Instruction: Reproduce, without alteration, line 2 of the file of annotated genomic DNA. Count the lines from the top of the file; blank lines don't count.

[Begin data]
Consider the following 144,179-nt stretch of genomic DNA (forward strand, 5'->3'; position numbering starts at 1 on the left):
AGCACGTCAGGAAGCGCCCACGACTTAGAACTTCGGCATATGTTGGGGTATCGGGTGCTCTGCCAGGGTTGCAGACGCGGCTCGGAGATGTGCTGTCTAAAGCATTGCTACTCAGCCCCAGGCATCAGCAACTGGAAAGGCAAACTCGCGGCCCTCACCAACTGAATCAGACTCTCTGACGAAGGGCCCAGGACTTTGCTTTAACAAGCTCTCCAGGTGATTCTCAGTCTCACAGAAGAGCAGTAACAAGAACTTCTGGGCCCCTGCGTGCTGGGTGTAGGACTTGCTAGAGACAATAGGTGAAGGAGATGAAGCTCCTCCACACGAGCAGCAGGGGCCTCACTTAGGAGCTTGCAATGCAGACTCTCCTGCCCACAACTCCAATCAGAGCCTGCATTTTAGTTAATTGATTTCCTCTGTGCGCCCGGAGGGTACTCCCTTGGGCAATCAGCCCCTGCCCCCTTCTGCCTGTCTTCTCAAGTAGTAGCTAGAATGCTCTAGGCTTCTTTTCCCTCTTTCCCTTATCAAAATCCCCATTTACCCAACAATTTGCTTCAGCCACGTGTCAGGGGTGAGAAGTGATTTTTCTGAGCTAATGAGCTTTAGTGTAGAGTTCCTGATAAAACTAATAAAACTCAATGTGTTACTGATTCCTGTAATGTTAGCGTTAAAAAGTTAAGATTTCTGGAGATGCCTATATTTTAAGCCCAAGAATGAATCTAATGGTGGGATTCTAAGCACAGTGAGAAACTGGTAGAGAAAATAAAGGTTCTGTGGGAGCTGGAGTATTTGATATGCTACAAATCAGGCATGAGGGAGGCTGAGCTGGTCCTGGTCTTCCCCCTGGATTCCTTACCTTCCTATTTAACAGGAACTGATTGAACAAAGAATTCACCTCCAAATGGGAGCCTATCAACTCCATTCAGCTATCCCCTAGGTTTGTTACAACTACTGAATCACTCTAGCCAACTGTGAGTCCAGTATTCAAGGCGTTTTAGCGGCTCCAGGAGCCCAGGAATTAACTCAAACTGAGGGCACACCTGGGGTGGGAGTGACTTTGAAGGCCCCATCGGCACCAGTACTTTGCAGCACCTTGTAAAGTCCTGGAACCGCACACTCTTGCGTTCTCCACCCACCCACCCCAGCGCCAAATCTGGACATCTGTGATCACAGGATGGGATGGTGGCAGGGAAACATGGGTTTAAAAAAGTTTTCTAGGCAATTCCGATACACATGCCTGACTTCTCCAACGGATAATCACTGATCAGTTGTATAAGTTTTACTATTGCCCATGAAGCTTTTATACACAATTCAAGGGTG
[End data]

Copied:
AGCACGTCAGGAAGCGCCCACGACTTAGAACTTCGGCATATGTTGGGGTATCGGGTGCTCTGCCAGGGTTGCAGACGCGGCTCGGAGATGTGCTGTCTAAAGCATTGCTACTCAGCCCCAGGCATCAGCAACTGGAAAGGCAAACTCGCGGCCCTCACCAACTGAATCAGACTCTCTGACGAAGGGCCCAGGACTTTGCTTTAACAAGCTCTCCAGGTGATTCTCAGTCTCACAGAAGAGCAGTAACAAGAACTTCTGGGCCCCTGCGTGCTGGGTGTAGGACTTGCTAGAGACAATAGGTGAAGGAGATGAAGCTCCTCCACACGAGCAGCAGGGGCCTCACTTAGGAGCTTGCAATGCAGACTCTCCTGCCCACAACTCCAATCAGAGCCTGCATTTTAGTTAATTGATTTCCTCTGTGCGCCCGGAGGGTACTCCCTTGGGCAATCAGCCCCTGCCCCCTTCTGCCTGTCTTCTCAAGTAGTAGCTAGAATGCTCTAGGCTTCTTTTCCCTCTTTCCCTTATCAAAATCCCCATTTACCCAACAATTTGCTTCAGCCACGTGTCAGGGGTGAGAAGTGATTTTTCTGAGCTAATGAGCTTTAGTGTAGAGTTCCTGATAAAACTAATAAAACTCAATGTGTTACTGATTCCTGTAATGTTAGCGTTAAAAAGTTAAGATTTCTGGAGATGCCTATATTTTAAGCCCAAGAATGAATCTAATGGTGGGATTCTAAGCACAGTGAGAAACTGGTAGAGAAAATAAAGGTTCTGTGGGAGCTGGAGTATTTGATATGCTACAAATCAGGCATGAGGGAGGCTGAGCTGGTCCTGGTCTTCCCCCTGGATTCCTTACCTTCCTATTTAACAGGAACTGATTGAACAAAGAATTCACCTCCAAATGGGAGCCTATCAACTCCATTCAGCTATCCCCTAGGTTTGTTACAACTACTGAATCACTCTAGCCAACTGTGAGTCCAGTATTCAAGGCGTTTTAGCGGCTCCAGGAGCCCAGGAATTAACTCAAACTGAGGGCACACCTGGGGTGGGAGTGACTTTGAAGGCCCCATCGGCACCAGTACTTTGCAGCACCTTGTAAAGTCCTGGAACCGCACACTCTTGCGTTCTCCACCCACCCACCCCAGCGCCAAATCTGGACATCTGTGATCACAGGATGGGATGGTGGCAGGGAAACATGGGTTTAAAAAAGTTTTCTAGGCAATTCCGATACACATGCCTGACTTCTCCAACGGATAATCACTGATCAGTTGTATAAGTTTTACTATTGCCCATGAAGCTTTTATACACAATTCAAGGGTG